Make sense of the information provided on your Explanation of Benefits (EOB) statements.
Kate reacts quickly to charges from an allergist.
Kate’s primary care physician referred her to an allergist for testing and a follow-up visit. After seeing the new provider, Kate received an Explanation of Benefits (EOB) statement including costs not covered by her insurance.
Kate was confused—her visit with the allergist started with an in-network referral. Using Naviguard, Kate armed herself for making some calls.
After pretty much any medical procedure, you’ll probably get something called an Explanation of Benefits (EOB) in the mail.
Many medical procedures involve services performed by providers other than your doctor, like anesthesiologists, pathologists, surgical assistants, etc. These providers often operate separately from your main provider, and they’ll bill your insurance separately. These providers are referred to as Out-of-Network (OON), and they don’t have a negotiated rate with your insurance company like your main doctor does. That’s how you can end up with a surprise bill.
A typical EOB includes:
How much your doctor or facility is charging
What’s covered under your specific health plan
Any services that were provided by Out-of-Network (OON) providers
How much you owe as part of your deductible, co-pay, and/or co-insurance
Any remaining amount which could result in a balance bill
Don’t ignore that EOB!
Even though it’s not a bill, it’s important that you go over your EOB carefully, because this info can prepare you for when a bill does arrive. Take a close look at any remarks, notes, comments, or codes, as those will give you clues about services that are considered OON.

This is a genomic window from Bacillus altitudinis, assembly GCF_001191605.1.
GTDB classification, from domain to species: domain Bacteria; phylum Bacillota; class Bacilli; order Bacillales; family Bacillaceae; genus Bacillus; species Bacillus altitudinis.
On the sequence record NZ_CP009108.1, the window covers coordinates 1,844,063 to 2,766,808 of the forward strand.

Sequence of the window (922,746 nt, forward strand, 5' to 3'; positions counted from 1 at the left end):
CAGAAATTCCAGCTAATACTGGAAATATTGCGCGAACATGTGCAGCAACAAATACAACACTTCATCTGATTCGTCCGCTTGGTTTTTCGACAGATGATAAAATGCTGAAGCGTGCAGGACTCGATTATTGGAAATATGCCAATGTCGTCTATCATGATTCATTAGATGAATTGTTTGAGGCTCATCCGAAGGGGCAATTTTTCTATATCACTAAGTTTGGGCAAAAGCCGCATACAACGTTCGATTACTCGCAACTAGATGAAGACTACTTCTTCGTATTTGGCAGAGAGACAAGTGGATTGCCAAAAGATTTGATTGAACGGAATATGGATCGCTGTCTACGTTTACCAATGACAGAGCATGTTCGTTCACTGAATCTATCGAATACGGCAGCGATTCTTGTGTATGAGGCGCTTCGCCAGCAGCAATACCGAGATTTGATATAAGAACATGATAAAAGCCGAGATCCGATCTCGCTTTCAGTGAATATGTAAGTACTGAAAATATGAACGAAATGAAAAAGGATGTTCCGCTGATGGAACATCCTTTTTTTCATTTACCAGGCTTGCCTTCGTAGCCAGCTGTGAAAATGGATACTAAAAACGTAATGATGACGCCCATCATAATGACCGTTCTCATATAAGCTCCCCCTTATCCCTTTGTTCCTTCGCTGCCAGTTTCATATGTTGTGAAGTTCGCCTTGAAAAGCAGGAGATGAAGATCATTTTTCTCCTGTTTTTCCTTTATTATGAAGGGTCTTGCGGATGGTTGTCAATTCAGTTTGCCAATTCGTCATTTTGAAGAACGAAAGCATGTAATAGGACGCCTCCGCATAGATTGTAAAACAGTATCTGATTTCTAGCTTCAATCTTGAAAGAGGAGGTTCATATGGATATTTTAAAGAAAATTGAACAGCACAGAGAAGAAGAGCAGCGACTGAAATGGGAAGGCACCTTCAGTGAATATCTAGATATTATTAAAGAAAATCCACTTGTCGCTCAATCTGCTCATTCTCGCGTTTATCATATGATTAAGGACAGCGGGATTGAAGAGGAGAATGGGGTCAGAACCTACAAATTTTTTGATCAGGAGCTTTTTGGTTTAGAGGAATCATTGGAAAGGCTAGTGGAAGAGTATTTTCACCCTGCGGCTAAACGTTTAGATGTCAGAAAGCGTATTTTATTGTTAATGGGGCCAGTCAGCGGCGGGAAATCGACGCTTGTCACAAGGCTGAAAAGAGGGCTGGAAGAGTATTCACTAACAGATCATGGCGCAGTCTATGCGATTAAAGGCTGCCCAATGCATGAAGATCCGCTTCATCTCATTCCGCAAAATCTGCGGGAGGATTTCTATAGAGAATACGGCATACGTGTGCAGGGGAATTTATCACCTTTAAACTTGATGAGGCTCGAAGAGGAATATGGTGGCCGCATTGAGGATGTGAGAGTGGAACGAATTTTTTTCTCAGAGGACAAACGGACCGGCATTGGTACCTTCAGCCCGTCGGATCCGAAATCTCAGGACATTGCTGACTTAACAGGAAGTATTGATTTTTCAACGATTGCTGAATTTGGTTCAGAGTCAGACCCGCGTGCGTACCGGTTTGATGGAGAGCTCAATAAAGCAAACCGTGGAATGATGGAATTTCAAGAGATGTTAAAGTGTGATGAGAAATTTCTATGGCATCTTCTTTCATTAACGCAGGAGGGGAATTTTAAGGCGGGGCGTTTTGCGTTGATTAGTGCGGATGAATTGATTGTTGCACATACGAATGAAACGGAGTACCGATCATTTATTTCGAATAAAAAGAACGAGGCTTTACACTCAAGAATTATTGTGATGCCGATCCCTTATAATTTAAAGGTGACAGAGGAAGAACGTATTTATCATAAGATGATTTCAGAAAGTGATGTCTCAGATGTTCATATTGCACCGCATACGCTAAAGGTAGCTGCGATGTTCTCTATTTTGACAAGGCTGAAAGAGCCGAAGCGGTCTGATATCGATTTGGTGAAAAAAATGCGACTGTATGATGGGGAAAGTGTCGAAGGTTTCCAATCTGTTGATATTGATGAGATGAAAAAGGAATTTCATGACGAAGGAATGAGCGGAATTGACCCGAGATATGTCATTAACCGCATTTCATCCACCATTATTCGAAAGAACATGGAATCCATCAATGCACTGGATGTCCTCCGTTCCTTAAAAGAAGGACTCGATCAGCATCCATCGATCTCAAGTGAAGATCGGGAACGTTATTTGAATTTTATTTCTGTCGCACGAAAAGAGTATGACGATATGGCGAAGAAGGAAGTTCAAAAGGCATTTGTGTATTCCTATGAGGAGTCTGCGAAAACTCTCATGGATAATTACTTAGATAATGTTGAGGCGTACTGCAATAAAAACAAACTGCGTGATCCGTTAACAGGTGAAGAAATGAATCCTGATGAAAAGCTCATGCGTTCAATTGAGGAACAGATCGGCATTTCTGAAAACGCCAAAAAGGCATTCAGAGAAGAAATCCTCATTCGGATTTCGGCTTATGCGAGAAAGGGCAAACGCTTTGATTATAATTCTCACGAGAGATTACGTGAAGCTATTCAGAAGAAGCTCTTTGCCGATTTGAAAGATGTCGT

Different facilities, different formats.
There’s no standard format for EOB documents and/or language, but all will contain the same basic information:
General service details – date, claim number, provider name, patient name
Notes ID and Remark codes – what the charge is for, what benefits were applied, approval or denial of payments. This section may also note if a service was OON.
Bill Amount, Covered Amount, and Patient Responsibility – the three main pieces of information to help you know how your benefits were applied and what you may owe.
Humans make mistakes.
EOBs are created by humans out of a lot of information, so mistakes can happen.
Here are some common issues that may cause claims to be processed as OON:
A referral was missing
An OON provider submitted a claim before your main doctor of facility did.
An emergency situation was processed as a non-emergency.
Read all those EOBs you get carefully to make sure everything makes sense and is accurate. If it’s not, call your doctor and/or insurance provider.
It’s important to go over your EOBs when you get them – and you may get several.
Your actual bill may not arrive for several months, so it’s good to check these documents when your experience is still fresh in your mind.
Health Care Math is Weird
There are a lot of figures involved in how health care services are billed, and having both In-Network and Out-of-Network providers can make things more confusing.
Here’s what you need to know:
Also called “Total Amount.” This is the amount the doctor or facility is charging for the service performed.
Also called “Member Rate.” This is the amount covered by your plan – a combination of what insurance pays and what you pay. Here’s the math:
Your applied deductible
+ Amount paid by insurance
= ALLOWED AMOUNT
This is the amount you may have to pay based on your insurance plan. Here’s how this one breaks down:
+ (Charged Amount – Allowed Amount)*
= PATIENT RESPONSIBILITY
*AKA possible “balance bill” amount for OON claims
If your Patient Responsibility total is greater than the Allowed Amount and the service was from an OON provider, you may be at risk for an OON Balance Bill.
Look for Errors!
As mentioned above, EOBs often contain errors, such as:
Incorrect OON claim
Incorrectly applied insurance benefits
If something looks off, call your insurance provider or doctor as soon as possible. You may be able to prevent a bill.
Got a Bill?
Let’s see if you need to pay the whole thing. To the Balance Bill Negotiator!